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UOG goes on credit card spending spree while it raises tuition

By Jacob Nakamura

(Tumon, Guam) A partial review of University of Guam credit card transactions over the past four years reveals hundreds of thousands of dollars spent by employees on plane tickets, clothes, hotel rooms, electronics, and seemingly endless lists of Amazon purchases. This spending on 15 credit cards issued to faculty and staff of the University was occurring against the backdrop of UOG's attempts to raise student tuition and its above-normal receipts of General Fund subsidies.

Kandit sent UOG's president, Thomas Krise, a Freedom of Information Act request for the documentation December 14. Today the ream-stack of transactions were available for our inspection; copies will be made and available for our newsroom tomorrow, December 31.

Of the portion of the stack we were able to inspect prior to the close of business today, scores of plane tickets aboard United Airlines, Alaska Airlines, Korean Airlines, Delta, Fiji Air, Air New Zealand and Cebu Pacific were made from a credit card issued to UOG controller Zenaida Nace. Multiple purchases of electronics from B&H and from Amazon, including MacBook laptops from Apple, a top-of-the-line Apple desktop multiple Canon digital cameras, thousands of dollars in apparel from Hanes, and even two waterproof cases for iPhones and 15 compact discs of The Supremes Greatest Hits were purchased by credit cards issued to Rachel Leon Guerrero and Dr. Tom Schill.

Ms. Leon Guerrero's credit card also features a $2,699.50 purchase from FITBIT, INC., and an Amazon Marketplace purchase of a Pack of 4 Table Tennis Set.

Hundreds of retail purchases through Amazon raise a couple of questions. The first involves the territory's procurement policies and whether UOG's purchases align with the government's Buy Local policies. The second is whether the university is skimming the procurement process by making several purchases for items below the $500 mark through multiple online vendors in order to circumvent the requirement to attain three price quotes locally.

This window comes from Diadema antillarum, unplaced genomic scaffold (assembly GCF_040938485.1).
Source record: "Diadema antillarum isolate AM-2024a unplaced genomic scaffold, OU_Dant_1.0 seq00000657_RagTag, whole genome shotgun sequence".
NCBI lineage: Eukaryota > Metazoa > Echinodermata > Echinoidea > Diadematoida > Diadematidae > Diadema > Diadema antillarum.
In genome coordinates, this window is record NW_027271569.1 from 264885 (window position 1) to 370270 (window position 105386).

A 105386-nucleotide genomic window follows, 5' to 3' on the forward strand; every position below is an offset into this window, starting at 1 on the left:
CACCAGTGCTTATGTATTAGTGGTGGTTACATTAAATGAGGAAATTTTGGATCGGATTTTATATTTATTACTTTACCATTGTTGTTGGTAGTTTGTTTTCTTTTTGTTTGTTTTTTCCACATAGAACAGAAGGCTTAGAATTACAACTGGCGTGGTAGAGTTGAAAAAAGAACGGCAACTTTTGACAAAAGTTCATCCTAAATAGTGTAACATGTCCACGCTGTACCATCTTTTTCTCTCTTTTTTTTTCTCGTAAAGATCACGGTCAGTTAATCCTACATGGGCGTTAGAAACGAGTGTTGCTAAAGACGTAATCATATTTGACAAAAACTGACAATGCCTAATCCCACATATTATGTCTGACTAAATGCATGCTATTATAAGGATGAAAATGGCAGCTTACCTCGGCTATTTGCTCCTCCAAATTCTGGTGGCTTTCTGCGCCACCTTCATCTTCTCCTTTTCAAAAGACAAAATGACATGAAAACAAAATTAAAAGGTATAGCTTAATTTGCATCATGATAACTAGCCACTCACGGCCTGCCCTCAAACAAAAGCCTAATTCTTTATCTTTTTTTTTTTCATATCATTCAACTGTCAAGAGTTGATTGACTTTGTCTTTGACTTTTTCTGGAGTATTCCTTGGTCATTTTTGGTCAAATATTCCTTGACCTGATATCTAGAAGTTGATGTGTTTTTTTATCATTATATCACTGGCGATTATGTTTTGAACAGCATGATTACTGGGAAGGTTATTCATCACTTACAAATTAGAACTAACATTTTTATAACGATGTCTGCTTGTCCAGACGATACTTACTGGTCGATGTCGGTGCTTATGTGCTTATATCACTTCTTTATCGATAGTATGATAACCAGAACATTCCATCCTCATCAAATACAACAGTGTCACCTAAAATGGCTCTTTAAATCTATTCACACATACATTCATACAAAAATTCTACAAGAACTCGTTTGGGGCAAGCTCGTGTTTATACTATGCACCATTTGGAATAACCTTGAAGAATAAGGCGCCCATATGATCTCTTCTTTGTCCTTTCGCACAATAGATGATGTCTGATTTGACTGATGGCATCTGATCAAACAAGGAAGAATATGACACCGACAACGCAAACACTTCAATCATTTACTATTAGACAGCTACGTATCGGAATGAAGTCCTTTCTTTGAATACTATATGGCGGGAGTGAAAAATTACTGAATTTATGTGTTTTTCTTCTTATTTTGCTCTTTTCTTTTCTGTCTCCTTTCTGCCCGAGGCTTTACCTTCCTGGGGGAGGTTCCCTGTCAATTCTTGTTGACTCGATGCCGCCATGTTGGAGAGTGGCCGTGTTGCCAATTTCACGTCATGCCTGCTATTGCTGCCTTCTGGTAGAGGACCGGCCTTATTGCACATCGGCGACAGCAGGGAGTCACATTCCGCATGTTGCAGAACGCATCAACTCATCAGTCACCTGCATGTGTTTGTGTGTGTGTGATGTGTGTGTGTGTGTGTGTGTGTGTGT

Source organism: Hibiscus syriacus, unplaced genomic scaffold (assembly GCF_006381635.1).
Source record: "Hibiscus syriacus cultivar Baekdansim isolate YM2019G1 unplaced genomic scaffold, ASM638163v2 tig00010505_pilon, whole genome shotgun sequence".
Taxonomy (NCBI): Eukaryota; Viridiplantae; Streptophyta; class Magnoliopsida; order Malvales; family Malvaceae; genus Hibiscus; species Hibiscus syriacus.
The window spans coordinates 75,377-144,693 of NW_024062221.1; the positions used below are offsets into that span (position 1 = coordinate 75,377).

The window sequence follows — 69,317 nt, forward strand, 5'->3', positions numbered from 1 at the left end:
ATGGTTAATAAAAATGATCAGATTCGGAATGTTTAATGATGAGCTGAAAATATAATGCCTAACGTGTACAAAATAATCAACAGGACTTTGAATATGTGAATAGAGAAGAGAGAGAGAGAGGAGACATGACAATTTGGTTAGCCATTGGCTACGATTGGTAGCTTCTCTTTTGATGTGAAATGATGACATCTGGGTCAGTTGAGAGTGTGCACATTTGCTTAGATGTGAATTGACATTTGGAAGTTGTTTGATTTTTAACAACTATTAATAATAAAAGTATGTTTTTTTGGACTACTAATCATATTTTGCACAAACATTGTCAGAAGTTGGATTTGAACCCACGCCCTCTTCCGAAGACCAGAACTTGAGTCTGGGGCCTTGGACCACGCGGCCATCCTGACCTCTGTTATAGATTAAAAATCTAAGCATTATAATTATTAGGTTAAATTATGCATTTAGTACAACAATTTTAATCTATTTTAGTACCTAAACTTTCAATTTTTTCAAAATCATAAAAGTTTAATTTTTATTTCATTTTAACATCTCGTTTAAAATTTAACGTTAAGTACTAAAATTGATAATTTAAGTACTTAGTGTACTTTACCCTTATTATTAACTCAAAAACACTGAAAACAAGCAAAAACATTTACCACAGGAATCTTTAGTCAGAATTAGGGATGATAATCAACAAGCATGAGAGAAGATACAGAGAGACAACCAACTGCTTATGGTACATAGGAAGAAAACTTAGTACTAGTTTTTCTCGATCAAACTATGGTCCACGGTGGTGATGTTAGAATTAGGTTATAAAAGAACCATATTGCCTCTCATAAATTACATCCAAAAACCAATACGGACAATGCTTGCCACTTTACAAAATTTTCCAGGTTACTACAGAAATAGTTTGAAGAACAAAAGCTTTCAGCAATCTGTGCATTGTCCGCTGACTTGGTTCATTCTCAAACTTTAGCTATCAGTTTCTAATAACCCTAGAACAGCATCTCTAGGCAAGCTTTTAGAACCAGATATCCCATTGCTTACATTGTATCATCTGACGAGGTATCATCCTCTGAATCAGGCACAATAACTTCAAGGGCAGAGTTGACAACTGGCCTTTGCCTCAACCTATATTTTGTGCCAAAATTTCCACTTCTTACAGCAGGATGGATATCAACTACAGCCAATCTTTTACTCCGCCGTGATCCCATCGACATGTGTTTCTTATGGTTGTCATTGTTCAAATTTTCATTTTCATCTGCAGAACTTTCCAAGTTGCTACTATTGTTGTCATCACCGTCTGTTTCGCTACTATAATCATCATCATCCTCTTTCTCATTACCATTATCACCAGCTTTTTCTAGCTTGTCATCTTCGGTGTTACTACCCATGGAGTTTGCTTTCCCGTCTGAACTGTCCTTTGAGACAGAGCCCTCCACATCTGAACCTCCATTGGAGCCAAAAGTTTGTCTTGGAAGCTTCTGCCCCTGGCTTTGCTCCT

Then there's the issue of the money spent leaving Guam and never circulating in the local economy because the online purchases are for stateside and, in some cases, foreign transactions.

The University, which hides behind thinly veiled threats that if the Legislature does not give them unparalleled spending authority, its faculty union will complain to the Western Association of Schools and Colleges and jeopardize accreditation. The Legislature has given in to the university every time, including exempting UOG from strict credit card controls following the credit card splurge scandal of 2003. That was when former Guam Economic Development Authority managers, including current budget director Lester Carlson, Jr. were found to have abused credit cards issued to them with tens of thousands of dollars in spending at local buy-me-drinkie bars and off island drunk fests.

Lawmakers put an end to credit card usage for all but a select few offices within the government of Guam following that scandal. In recent years, however, the rules became lax for UOG, which the Legislature often has deferred to.

Meanwhile, these credit cards were being charged as UOG's Board of Regents told an angry mob of students who walked out of classes in protest of an impending tuition increase October 16 that the tuition hike was necessary because of the University's financial condition. The Regents voted to gradually increase tuition by 30 percent over the next few years. The first of the increases will happen in the Fall semester, 2020, when tuition will increase by five percent.

Kandit will continue this coverage into UOG's credit card usage over the past few years tomorrow.

Snapshots of some of the pages of the transactions follow:

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